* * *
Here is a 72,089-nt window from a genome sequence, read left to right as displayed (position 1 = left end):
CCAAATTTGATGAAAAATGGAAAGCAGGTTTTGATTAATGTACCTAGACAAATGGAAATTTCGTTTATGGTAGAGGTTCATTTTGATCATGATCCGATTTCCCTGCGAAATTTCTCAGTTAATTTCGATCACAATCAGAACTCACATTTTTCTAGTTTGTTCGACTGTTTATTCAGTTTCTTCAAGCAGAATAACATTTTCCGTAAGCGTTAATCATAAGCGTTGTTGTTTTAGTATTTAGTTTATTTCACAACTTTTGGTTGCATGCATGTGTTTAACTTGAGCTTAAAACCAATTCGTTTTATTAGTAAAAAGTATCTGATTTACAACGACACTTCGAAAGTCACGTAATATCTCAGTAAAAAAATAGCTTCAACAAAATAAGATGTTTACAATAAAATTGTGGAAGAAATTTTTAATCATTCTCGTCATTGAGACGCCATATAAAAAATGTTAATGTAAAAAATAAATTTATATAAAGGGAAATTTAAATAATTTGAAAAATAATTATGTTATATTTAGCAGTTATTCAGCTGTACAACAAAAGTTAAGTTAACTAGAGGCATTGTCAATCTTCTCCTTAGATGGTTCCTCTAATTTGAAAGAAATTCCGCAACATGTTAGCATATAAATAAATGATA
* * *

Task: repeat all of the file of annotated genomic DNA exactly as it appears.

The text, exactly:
Here is a 72,089-nt window from a genome sequence, read left to right as displayed (position 1 = left end):
CCAAATTTGATGAAAAATGGAAAGCAGGTTTTGATTAATGTACCTAGACAAATGGAAATTTCGTTTATGGTAGAGGTTCATTTTGATCATGATCCGATTTCCCTGCGAAATTTCTCAGTTAATTTCGATCACAATCAGAACTCACATTTTTCTAGTTTGTTCGACTGTTTATTCAGTTTCTTCAAGCAGAATAACATTTTCCGTAAGCGTTAATCATAAGCGTTGTTGTTTTAGTATTTAGTTTATTTCACAACTTTTGGTTGCATGCATGTGTTTAACTTGAGCTTAAAACCAATTCGTTTTATTAGTAAAAAGTATCTGATTTACAACGACACTTCGAAAGTCACGTAATATCTCAGTAAAAAAATAGCTTCAACAAAATAAGATGTTTACAATAAAATTGTGGAAGAAATTTTTAATCATTCTCGTCATTGAGACGCCATATAAAAAATGTTAATGTAAAAAATAAATTTATATAAAGGGAAATTTAAATAATTTGAAAAATAATTATGTTATATTTAGCAGTTATTCAGCTGTACAACAAAAGTTAAGTTAACTAGAGGCATTGTCAATCTTCTCCTTAGATGGTTCCTCTAATTTGAAAGAAATTCCGCAACATGTTAGCATATAAATAAATGATA